Fewer people are wearing masks in Phnom Penh and elsewhere in recent weeks despite new cases of coronavirus in the country, with residents saying they feel the danger has passed and that the masks are too uncomfortable and hot.

Official Health Ministry advice continues to recommend masks for people who are feeling sick, however, while Prime Minister Hun Sen has urged all residents to continue wearing them.

Noeun Narith, a doctor on Phnom Penh’s Koh Dach island, said the number of people in his village wearing masks dropped sharply in recent weeks.

“The number of people who wears masks has definitely decreased,” he said. “I’ve observed that around 70 to 80 percent of people in my village do not use masks.”

Narith said that when advising his patients he tries to balance recommending good hygiene with avoiding panic.

“I have, from time to time, encouraged my patients and neighbors to not be [too] worried or stressed,” Narith said. “However, personal hygiene should always be practiced.”

He noted that he only wears masks himself in situations of higher risk, though he also avoids shaking hands. “Beside meeting patients and going to public or crowded places, I don’t wear masks either.”

Sou Dara, first vice abbot at the Vihara Dudim pagoda in Tbong Khmum province’s Suong city, said his abbot had instructed all monks to wear masks during public events, particularly when chanting.

Most pagodas have also made hand sanitizers and areas for hand washing available. However, recent visitors to the pagoda have increasingly stopped wearing masks, Dara added.

“I noticed, presently, many people who visit the pagoda don’t wear masks. For example, more than a half of the people didn’t wear masks when they attended Tean Vosa,” Dara said, referring to a rainy-season ceremony held on Monday.

A visitor to the Vihear Totim pagoda in Tbong Khmum province wears a mask as he greets three monks in April 2020. (Yin Oddom)

In Phnom Penh, many residents expressed a preference to stop wearing masks, and said they were no longer overly concerned about coronavirus. The virus has killed 465,740 people worldwide in 216 countries, with 8,860,331 total cases, according to the latest World Health Organization update on Monday. However, only three active cases are currently known in Cambodia.

Mony Rithya, who helps out as a server at her parents’ Kao Heng Cafe, said she had stopped wearing masks because she considered the pandemic situation to have improved. “I don’t like face masks. I feel uncomfortable when I’m wearing them, and I don’t think Covid is so serious now,” she said. 

Chen Sok, a security guard working at Darts Snooker, said he doesn’t like wearing masks because they are too hot. The current hot weather makes him uncomfortable when he is wearing them, he said.

“However, I have to wear them because that is what the club manager said. If I am found without a mask, a $10 fine will be applied every time,” he said. “This penalty applies to all staff, not only me, because there are many types of people going in and out here.”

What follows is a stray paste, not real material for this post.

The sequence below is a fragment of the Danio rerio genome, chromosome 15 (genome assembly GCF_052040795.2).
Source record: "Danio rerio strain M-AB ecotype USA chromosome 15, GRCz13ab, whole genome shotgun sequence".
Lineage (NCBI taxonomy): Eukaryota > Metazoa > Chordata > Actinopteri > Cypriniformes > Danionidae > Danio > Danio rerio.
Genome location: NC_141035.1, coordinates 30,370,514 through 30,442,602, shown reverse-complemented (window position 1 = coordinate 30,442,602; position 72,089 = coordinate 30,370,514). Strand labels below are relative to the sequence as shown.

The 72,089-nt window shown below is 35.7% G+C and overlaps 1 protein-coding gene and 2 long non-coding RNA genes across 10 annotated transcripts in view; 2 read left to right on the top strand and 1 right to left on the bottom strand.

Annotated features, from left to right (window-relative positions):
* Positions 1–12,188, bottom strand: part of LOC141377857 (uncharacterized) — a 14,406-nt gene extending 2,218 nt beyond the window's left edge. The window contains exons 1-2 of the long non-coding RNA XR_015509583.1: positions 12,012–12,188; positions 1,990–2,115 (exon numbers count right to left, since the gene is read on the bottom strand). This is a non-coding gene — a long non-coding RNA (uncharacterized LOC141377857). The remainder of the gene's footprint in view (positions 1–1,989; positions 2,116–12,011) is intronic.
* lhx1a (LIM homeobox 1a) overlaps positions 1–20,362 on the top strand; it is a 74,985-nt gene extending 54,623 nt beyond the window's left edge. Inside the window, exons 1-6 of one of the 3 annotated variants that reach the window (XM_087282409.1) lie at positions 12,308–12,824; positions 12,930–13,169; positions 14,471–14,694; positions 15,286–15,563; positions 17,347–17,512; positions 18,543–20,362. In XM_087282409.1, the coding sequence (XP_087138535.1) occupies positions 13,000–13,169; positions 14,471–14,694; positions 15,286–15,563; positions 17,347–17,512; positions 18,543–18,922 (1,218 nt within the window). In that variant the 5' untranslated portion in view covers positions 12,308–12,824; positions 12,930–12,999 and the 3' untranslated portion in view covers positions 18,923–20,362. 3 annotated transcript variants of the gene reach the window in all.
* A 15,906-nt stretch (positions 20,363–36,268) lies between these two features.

Art Att, 21, a chemistry student at the Royal University of Phnom Penh, said cost was also a reason he had stopped wearing masks.

“Before, I could buy three for 500 riel, but now for only one I have to pay 2,000 to 2,500 riel,” he said. “I was wearing masks at the outbreak of the pandemic, but now I’ve stopped wearing them because the Covid-19 situation is better and no longer a concern, I think.”

Advice about wearing masks has been conflicting since the pandemic’s outbreak earlier this year.

The World Health Organization has emphasized that masks should only be used “as part of a comprehensive strategy.”

“Masks on their own will not protect you from COVID-19. People should also clean their hands frequently and maintain a distance of at least 1 metre from others,” it advises online.

Health Ministry’s recommendation is that individuals without respiratory symptoms do not need to wear a medical mask, as there is no evidence that it is useful to protect people who are not sick.

Nevertheless, it stresses that anyone who is in close contact — within 1 meter — of someone who has respiratory symptoms such as sneezing and coughing is at risk of exposure to potentially contagious respiratory droplets. The ministry says individuals with respiratory symptoms should wear a medical mask and seek medical care immediately if they are experiencing a fever, coughing and difficulty breathing.

Last week, Prime Mister Hun Sen urged people through his official Facebook page that whether they are in the city or the countryside, they should continue wearing masks and regularly washing their hands with soap or alcohol.

Crowded spaces such as supermarkets, restaurants, cafes, other shops and especially clinics and hospitals should provide hand sanitizers for people to use, he added.

According to the communicable disease department of the Health Ministry, 130 cases of coronavirus have been identified in Cambodia as of Tuesday, with 127 of them already recovered. The latest case, a 66-year-old Cambodian man who returned from the U.S. over the weekend, was announced on Tuesday. No deaths have been reported.

Clarification (June 24): An earlier version of this article used a mistransliteration for Vihara Dudim pagoda.